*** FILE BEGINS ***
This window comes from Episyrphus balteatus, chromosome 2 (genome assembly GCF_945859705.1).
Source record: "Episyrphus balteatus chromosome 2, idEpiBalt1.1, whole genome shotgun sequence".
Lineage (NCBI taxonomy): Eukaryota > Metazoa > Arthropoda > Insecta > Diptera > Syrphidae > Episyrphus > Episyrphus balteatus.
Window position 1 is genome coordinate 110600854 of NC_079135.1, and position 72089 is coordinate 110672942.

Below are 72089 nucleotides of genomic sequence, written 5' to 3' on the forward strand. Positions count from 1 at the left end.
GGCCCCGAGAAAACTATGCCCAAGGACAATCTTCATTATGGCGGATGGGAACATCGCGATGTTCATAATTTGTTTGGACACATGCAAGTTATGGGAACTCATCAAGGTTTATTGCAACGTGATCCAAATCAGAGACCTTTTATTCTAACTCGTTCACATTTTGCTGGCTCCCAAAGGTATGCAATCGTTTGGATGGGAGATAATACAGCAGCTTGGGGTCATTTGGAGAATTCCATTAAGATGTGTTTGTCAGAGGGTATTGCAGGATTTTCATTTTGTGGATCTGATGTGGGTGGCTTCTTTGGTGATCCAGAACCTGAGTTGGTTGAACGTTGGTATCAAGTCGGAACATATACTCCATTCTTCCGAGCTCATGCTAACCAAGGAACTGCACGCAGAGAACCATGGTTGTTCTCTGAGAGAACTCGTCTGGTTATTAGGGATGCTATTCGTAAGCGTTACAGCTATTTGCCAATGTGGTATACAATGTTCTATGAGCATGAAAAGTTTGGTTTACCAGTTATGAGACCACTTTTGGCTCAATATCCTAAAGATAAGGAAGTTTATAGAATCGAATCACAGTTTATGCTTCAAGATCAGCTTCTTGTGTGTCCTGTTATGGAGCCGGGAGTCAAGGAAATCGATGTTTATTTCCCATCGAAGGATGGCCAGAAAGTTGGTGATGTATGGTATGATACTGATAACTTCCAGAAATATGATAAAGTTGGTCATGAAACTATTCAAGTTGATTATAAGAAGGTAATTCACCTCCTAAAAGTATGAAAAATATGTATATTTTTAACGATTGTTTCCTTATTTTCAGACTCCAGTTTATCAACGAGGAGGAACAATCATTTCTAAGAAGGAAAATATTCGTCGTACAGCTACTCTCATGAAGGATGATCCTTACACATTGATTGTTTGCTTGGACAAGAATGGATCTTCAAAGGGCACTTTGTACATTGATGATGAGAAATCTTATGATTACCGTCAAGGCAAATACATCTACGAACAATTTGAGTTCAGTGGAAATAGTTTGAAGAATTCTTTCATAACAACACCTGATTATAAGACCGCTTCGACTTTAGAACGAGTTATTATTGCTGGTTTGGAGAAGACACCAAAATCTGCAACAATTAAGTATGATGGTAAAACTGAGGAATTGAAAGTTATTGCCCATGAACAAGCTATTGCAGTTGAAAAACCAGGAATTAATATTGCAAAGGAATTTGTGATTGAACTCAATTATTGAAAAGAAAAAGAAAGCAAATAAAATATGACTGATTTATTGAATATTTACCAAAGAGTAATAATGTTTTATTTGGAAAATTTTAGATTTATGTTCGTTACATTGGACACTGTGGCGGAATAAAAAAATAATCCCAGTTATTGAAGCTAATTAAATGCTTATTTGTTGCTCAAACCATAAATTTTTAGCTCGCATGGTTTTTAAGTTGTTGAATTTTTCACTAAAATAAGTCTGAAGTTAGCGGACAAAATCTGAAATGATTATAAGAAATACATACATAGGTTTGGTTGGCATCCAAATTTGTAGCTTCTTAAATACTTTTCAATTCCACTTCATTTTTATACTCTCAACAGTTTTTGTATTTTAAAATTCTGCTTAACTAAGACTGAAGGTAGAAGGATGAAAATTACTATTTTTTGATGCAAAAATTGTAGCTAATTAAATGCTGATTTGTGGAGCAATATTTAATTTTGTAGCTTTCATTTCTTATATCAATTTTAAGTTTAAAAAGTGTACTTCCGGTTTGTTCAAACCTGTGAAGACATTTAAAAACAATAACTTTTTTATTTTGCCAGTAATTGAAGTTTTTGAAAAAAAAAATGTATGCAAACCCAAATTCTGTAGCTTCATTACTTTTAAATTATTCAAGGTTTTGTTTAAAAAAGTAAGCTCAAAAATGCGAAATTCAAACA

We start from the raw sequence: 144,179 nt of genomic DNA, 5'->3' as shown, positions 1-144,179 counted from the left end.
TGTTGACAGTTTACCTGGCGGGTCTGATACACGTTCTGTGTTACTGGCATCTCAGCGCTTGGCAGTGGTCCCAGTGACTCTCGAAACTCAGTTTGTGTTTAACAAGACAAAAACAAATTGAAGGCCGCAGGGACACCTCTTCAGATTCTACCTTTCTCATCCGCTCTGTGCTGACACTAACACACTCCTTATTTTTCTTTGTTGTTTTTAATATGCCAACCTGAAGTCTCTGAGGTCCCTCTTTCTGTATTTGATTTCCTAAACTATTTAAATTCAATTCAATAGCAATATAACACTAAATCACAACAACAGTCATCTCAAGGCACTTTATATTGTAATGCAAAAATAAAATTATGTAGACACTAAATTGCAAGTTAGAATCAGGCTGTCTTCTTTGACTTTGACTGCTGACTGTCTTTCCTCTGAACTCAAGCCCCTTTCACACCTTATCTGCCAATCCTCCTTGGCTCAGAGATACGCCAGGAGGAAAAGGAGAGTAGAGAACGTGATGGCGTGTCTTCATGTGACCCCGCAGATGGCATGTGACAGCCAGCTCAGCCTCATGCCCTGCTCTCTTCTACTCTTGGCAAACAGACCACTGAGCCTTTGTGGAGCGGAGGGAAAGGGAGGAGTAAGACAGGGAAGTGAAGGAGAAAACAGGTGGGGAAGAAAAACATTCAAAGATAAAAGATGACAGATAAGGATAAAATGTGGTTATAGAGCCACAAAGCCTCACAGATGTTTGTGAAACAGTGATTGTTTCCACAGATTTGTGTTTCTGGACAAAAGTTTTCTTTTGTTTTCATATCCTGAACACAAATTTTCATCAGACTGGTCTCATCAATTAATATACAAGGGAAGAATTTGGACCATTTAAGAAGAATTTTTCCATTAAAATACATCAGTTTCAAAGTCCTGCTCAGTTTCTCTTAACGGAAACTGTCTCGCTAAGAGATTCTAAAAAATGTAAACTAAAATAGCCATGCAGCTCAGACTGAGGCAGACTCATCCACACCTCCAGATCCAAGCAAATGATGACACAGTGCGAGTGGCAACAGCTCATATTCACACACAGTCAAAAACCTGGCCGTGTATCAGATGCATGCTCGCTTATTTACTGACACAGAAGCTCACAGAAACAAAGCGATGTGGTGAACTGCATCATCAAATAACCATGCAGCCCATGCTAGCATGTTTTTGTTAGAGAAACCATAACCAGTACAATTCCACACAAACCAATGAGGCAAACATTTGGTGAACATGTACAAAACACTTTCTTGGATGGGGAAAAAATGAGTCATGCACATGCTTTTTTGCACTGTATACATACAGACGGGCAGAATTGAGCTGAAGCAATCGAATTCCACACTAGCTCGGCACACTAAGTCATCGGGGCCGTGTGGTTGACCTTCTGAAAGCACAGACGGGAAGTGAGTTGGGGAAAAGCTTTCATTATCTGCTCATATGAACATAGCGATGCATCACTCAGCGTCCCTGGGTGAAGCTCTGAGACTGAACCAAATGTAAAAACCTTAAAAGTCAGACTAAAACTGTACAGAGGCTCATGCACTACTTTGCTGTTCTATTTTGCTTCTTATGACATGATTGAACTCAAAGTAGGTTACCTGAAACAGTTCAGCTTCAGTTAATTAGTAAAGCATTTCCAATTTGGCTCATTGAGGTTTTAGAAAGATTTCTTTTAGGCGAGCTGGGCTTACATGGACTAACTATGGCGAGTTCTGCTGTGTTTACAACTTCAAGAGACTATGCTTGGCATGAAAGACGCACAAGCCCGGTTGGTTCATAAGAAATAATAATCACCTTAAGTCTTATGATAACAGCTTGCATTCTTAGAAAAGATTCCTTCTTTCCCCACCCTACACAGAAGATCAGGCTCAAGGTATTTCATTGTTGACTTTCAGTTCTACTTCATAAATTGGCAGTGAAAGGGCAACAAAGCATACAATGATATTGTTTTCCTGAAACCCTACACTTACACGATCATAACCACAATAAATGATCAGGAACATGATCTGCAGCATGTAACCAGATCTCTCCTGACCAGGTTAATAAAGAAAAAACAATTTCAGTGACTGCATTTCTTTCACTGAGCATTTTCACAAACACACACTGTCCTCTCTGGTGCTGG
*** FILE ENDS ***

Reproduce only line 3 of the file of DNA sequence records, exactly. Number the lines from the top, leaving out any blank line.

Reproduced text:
Lineage (NCBI taxonomy): Eukaryota > Metazoa > Arthropoda > Insecta > Diptera > Syrphidae > Episyrphus > Episyrphus balteatus.